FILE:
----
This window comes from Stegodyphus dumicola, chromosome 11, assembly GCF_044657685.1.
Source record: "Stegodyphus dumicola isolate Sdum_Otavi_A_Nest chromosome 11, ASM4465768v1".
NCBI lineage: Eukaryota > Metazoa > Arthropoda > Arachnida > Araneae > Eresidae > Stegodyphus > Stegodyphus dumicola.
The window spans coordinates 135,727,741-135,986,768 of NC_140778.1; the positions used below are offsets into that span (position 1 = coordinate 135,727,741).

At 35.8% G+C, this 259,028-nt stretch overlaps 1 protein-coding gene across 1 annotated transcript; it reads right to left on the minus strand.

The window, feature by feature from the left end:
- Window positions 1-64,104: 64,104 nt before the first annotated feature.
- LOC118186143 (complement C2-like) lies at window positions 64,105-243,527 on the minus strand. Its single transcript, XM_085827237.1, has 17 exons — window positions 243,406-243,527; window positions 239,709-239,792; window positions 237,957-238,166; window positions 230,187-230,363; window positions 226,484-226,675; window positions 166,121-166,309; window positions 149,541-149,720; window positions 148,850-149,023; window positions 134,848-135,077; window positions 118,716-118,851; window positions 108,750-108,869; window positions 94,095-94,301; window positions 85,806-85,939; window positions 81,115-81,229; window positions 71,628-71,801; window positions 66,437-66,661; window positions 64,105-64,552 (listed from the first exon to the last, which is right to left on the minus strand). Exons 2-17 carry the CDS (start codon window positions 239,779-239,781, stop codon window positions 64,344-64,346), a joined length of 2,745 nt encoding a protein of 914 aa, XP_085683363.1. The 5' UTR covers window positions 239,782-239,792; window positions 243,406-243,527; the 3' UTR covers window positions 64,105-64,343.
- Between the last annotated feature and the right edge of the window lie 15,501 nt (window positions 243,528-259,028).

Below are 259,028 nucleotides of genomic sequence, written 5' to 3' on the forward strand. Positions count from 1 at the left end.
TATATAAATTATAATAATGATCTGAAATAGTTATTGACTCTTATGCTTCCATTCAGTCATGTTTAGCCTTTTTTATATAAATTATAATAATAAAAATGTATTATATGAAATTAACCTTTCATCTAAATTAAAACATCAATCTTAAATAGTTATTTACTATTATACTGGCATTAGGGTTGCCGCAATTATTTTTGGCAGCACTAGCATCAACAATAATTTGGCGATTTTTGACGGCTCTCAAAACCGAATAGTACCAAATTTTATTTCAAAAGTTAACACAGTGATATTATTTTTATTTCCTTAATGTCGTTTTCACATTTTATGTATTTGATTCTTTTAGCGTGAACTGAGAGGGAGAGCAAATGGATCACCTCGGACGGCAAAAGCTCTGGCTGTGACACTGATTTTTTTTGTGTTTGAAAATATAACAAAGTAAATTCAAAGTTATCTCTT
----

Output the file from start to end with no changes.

This window comes from Stegodyphus dumicola, chromosome 11, assembly GCF_044657685.1.
Source record: "Stegodyphus dumicola isolate Sdum_Otavi_A_Nest chromosome 11, ASM4465768v1".
NCBI lineage: Eukaryota > Metazoa > Arthropoda > Arachnida > Araneae > Eresidae > Stegodyphus > Stegodyphus dumicola.
The window spans coordinates 135,727,741-135,986,768 of NC_140778.1; the positions used below are offsets into that span (position 1 = coordinate 135,727,741).

At 35.8% G+C, this 259,028-nt stretch overlaps 1 protein-coding gene across 1 annotated transcript; it reads right to left on the minus strand.

The window, feature by feature from the left end:
- Window positions 1-64,104: 64,104 nt before the first annotated feature.
- LOC118186143 (complement C2-like) lies at window positions 64,105-243,527 on the minus strand. Its single transcript, XM_085827237.1, has 17 exons — window positions 243,406-243,527; window positions 239,709-239,792; window positions 237,957-238,166; window positions 230,187-230,363; window positions 226,484-226,675; window positions 166,121-166,309; window positions 149,541-149,720; window positions 148,850-149,023; window positions 134,848-135,077; window positions 118,716-118,851; window positions 108,750-108,869; window positions 94,095-94,301; window positions 85,806-85,939; window positions 81,115-81,229; window positions 71,628-71,801; window positions 66,437-66,661; window positions 64,105-64,552 (listed from the first exon to the last, which is right to left on the minus strand). Exons 2-17 carry the CDS (start codon window positions 239,779-239,781, stop codon window positions 64,344-64,346), a joined length of 2,745 nt encoding a protein of 914 aa, XP_085683363.1. The 5' UTR covers window positions 239,782-239,792; window positions 243,406-243,527; the 3' UTR covers window positions 64,105-64,343.
- Between the last annotated feature and the right edge of the window lie 15,501 nt (window positions 243,528-259,028).

Below are 259,028 nucleotides of genomic sequence, written 5' to 3' on the forward strand. Positions count from 1 at the left end.
TATATAAATTATAATAATGATCTGAAATAGTTATTGACTCTTATGCTTCCATTCAGTCATGTTTAGCCTTTTTTATATAAATTATAATAATAAAAATGTATTATATGAAATTAACCTTTCATCTAAATTAAAACATCAATCTTAAATAGTTATTTACTATTATACTGGCATTAGGGTTGCCGCAATTATTTTTGGCAGCACTAGCATCAACAATAATTTGGCGATTTTTGACGGCTCTCAAAACCGAATAGTACCAAATTTTATTTCAAAAGTTAACACAGTGATATTATTTTTATTTCCTTAATGTCGTTTTCACATTTTATGTATTTGATTCTTTTAGCGTGAACTGAGAGGGAGAGCAAATGGATCACCTCGGACGGCAAAAGCTCTGGCTGTGACACTGATTTTTTTTGTGTTTGAAAATATAACAAAGTAAATTCAAAGTTATCTCTT